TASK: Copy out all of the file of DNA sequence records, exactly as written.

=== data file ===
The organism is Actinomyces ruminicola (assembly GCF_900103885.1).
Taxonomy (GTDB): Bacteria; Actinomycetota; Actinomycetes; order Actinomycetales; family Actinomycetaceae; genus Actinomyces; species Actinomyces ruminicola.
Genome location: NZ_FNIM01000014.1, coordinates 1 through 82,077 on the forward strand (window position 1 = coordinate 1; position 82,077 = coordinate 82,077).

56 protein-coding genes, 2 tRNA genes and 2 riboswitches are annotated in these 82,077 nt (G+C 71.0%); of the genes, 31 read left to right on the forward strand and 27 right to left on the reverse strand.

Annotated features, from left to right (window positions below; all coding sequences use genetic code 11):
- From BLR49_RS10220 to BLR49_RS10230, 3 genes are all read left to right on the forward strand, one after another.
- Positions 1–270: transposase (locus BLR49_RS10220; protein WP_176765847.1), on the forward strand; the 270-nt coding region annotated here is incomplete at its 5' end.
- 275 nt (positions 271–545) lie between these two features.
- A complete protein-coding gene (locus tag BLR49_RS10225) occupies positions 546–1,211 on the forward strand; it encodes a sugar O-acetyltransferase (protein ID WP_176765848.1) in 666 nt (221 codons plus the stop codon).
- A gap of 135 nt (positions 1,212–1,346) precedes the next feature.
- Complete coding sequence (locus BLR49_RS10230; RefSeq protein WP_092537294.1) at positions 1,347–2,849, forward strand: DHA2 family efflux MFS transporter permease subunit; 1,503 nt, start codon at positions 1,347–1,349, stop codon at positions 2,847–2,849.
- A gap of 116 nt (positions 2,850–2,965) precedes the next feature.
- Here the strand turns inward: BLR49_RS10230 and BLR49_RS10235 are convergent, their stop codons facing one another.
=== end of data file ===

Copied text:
The organism is Actinomyces ruminicola (assembly GCF_900103885.1).
Taxonomy (GTDB): Bacteria; Actinomycetota; Actinomycetes; order Actinomycetales; family Actinomycetaceae; genus Actinomyces; species Actinomyces ruminicola.
Genome location: NZ_FNIM01000014.1, coordinates 1 through 82,077 on the forward strand (window position 1 = coordinate 1; position 82,077 = coordinate 82,077).

56 protein-coding genes, 2 tRNA genes and 2 riboswitches are annotated in these 82,077 nt (G+C 71.0%); of the genes, 31 read left to right on the forward strand and 27 right to left on the reverse strand.

Annotated features, from left to right (window positions below; all coding sequences use genetic code 11):
- From BLR49_RS10220 to BLR49_RS10230, 3 genes are all read left to right on the forward strand, one after another.
- Positions 1–270: transposase (locus BLR49_RS10220; protein WP_176765847.1), on the forward strand; the 270-nt coding region annotated here is incomplete at its 5' end.
- 275 nt (positions 271–545) lie between these two features.
- A complete protein-coding gene (locus tag BLR49_RS10225) occupies positions 546–1,211 on the forward strand; it encodes a sugar O-acetyltransferase (protein ID WP_176765848.1) in 666 nt (221 codons plus the stop codon).
- A gap of 135 nt (positions 1,212–1,346) precedes the next feature.
- Complete coding sequence (locus BLR49_RS10230; RefSeq protein WP_092537294.1) at positions 1,347–2,849, forward strand: DHA2 family efflux MFS transporter permease subunit; 1,503 nt, start codon at positions 1,347–1,349, stop codon at positions 2,847–2,849.
- A gap of 116 nt (positions 2,850–2,965) precedes the next feature.
- Here the strand turns inward: BLR49_RS10230 and BLR49_RS10235 are convergent, their stop codons facing one another.